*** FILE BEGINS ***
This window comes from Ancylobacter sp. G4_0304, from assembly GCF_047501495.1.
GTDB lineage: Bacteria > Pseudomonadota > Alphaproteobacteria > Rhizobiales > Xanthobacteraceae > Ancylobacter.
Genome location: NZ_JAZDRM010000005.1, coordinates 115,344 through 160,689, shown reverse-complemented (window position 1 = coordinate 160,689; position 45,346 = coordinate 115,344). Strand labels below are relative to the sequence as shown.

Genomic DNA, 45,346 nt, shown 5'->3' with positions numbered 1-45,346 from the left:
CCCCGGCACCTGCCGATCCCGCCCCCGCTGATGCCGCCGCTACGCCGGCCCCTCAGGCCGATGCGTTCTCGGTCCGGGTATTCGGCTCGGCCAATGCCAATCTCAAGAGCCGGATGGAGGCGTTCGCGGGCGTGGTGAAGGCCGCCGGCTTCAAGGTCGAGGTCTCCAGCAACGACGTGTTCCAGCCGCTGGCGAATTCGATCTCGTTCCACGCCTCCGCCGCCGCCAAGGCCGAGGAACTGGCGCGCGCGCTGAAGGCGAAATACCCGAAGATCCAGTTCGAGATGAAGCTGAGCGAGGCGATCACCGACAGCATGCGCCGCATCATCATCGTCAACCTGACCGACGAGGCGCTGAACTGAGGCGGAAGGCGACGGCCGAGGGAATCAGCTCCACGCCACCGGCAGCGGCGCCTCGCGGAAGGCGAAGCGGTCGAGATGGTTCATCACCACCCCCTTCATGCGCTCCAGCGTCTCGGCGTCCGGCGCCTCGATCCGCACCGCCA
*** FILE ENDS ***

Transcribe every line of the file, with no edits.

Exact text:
This window comes from Ancylobacter sp. G4_0304, from assembly GCF_047501495.1.
GTDB lineage: Bacteria > Pseudomonadota > Alphaproteobacteria > Rhizobiales > Xanthobacteraceae > Ancylobacter.
Genome location: NZ_JAZDRM010000005.1, coordinates 115,344 through 160,689, shown reverse-complemented (window position 1 = coordinate 160,689; position 45,346 = coordinate 115,344). Strand labels below are relative to the sequence as shown.

Genomic DNA, 45,346 nt, shown 5'->3' with positions numbered 1-45,346 from the left:
CCCCGGCACCTGCCGATCCCGCCCCCGCTGATGCCGCCGCTACGCCGGCCCCTCAGGCCGATGCGTTCTCGGTCCGGGTATTCGGCTCGGCCAATGCCAATCTCAAGAGCCGGATGGAGGCGTTCGCGGGCGTGGTGAAGGCCGCCGGCTTCAAGGTCGAGGTCTCCAGCAACGACGTGTTCCAGCCGCTGGCGAATTCGATCTCGTTCCACGCCTCCGCCGCCGCCAAGGCCGAGGAACTGGCGCGCGCGCTGAAGGCGAAATACCCGAAGATCCAGTTCGAGATGAAGCTGAGCGAGGCGATCACCGACAGCATGCGCCGCATCATCATCGTCAACCTGACCGACGAGGCGCTGAACTGAGGCGGAAGGCGACGGCCGAGGGAATCAGCTCCACGCCACCGGCAGCGGCGCCTCGCGGAAGGCGAAGCGGTCGAGATGGTTCATCACCACCCCCTTCATGCGCTCCAGCGTCTCGGCGTCCGGCGCCTCGATCCGCACCGCCA